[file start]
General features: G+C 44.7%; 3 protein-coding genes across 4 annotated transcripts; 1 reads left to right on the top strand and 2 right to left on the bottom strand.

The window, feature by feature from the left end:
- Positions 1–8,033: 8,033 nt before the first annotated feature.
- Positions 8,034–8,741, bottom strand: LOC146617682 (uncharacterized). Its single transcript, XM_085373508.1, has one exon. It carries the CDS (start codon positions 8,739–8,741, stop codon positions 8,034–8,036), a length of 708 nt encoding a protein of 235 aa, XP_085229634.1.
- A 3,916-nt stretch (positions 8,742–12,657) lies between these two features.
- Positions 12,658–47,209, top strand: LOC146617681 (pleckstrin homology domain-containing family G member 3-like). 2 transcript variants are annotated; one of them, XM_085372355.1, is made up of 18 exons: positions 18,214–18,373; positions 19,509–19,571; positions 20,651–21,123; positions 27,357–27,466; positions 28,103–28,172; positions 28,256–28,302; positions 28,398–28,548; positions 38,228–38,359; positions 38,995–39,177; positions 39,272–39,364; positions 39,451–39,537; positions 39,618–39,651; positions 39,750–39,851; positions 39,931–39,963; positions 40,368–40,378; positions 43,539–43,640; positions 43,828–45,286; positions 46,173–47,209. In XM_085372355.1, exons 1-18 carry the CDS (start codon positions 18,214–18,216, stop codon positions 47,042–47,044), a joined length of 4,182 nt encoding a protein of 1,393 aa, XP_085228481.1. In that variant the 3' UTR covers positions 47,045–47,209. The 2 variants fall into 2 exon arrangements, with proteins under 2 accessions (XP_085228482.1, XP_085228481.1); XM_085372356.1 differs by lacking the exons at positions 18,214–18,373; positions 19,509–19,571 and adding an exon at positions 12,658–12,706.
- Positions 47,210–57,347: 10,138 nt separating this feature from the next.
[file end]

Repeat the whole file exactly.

General features: G+C 44.7%; 3 protein-coding genes across 4 annotated transcripts; 1 reads left to right on the top strand and 2 right to left on the bottom strand.

The window, feature by feature from the left end:
- Positions 1–8,033: 8,033 nt before the first annotated feature.
- Positions 8,034–8,741, bottom strand: LOC146617682 (uncharacterized). Its single transcript, XM_085373508.1, has one exon. It carries the CDS (start codon positions 8,739–8,741, stop codon positions 8,034–8,036), a length of 708 nt encoding a protein of 235 aa, XP_085229634.1.
- A 3,916-nt stretch (positions 8,742–12,657) lies between these two features.
- Positions 12,658–47,209, top strand: LOC146617681 (pleckstrin homology domain-containing family G member 3-like). 2 transcript variants are annotated; one of them, XM_085372355.1, is made up of 18 exons: positions 18,214–18,373; positions 19,509–19,571; positions 20,651–21,123; positions 27,357–27,466; positions 28,103–28,172; positions 28,256–28,302; positions 28,398–28,548; positions 38,228–38,359; positions 38,995–39,177; positions 39,272–39,364; positions 39,451–39,537; positions 39,618–39,651; positions 39,750–39,851; positions 39,931–39,963; positions 40,368–40,378; positions 43,539–43,640; positions 43,828–45,286; positions 46,173–47,209. In XM_085372355.1, exons 1-18 carry the CDS (start codon positions 18,214–18,216, stop codon positions 47,042–47,044), a joined length of 4,182 nt encoding a protein of 1,393 aa, XP_085228481.1. In that variant the 3' UTR covers positions 47,045–47,209. The 2 variants fall into 2 exon arrangements, with proteins under 2 accessions (XP_085228482.1, XP_085228481.1); XM_085372356.1 differs by lacking the exons at positions 18,214–18,373; positions 19,509–19,571 and adding an exon at positions 12,658–12,706.
- Positions 47,210–57,347: 10,138 nt separating this feature from the next.